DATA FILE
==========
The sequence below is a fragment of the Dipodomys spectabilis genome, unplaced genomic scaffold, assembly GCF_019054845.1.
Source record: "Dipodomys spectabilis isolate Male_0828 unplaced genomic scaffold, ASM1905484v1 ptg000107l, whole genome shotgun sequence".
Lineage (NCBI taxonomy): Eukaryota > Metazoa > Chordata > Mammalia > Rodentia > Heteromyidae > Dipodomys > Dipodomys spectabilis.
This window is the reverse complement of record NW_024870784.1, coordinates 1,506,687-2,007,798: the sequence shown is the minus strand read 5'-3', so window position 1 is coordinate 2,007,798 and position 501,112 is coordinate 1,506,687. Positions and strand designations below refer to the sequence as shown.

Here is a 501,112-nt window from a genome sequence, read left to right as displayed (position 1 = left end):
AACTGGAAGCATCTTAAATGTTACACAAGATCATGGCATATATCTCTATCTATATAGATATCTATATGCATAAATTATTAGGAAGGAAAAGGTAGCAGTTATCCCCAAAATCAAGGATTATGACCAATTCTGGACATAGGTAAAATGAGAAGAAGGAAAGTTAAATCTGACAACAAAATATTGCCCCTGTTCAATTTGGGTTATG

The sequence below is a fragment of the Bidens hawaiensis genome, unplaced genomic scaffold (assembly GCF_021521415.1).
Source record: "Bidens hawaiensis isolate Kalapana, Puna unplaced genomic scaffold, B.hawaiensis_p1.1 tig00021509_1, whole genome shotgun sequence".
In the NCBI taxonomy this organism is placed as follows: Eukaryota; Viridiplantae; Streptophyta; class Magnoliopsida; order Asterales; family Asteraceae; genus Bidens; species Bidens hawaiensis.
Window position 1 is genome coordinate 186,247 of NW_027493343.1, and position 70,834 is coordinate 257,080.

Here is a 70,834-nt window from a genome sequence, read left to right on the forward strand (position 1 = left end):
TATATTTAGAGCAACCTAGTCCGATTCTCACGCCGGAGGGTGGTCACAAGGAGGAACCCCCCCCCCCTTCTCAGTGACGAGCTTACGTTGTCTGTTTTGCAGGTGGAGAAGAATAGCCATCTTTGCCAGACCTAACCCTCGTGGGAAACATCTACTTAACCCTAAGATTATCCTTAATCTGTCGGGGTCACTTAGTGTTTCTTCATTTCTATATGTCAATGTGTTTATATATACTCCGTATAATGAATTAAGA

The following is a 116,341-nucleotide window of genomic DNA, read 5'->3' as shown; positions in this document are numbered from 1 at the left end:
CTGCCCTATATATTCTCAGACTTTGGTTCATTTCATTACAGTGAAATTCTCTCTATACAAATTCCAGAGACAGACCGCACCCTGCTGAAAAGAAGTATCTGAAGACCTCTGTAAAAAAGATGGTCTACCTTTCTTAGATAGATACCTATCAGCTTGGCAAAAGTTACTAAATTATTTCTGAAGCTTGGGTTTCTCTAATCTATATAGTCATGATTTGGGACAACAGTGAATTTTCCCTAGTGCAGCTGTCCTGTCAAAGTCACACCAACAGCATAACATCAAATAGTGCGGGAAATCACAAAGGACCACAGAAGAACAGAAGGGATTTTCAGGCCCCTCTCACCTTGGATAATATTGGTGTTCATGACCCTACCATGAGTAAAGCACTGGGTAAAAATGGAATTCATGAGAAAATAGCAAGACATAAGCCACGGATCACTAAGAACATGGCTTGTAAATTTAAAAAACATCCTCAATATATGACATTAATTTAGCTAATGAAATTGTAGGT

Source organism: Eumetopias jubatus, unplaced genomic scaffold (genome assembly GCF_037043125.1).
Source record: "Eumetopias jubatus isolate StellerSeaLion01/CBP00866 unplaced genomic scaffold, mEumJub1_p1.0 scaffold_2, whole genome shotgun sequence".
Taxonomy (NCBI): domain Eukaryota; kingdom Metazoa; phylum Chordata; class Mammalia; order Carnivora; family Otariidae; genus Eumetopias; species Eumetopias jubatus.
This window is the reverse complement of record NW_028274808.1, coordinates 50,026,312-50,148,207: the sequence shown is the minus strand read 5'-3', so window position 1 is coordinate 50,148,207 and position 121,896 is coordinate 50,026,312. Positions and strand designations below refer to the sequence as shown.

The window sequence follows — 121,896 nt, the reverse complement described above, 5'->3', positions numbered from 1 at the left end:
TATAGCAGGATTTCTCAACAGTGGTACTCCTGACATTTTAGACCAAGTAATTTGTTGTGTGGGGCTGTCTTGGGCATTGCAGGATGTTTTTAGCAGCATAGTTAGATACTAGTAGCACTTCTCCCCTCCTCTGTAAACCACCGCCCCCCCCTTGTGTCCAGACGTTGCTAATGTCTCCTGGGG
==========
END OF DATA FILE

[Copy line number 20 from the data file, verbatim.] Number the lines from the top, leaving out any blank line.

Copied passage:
TATAGCAGGATTTCTCAACAGTGGTACTCCTGACATTTTAGACCAAGTAATTTGTTGTGTGGGGCTGTCTTGGGCATTGCAGGATGTTTTTAGCAGCATAGTTAGATACTAGTAGCACTTCTCCCCTCCTCTGTAAACCACCGCCCCCCCCTTGTGTCCAGACGTTGCTAATGTCTCCTGGGG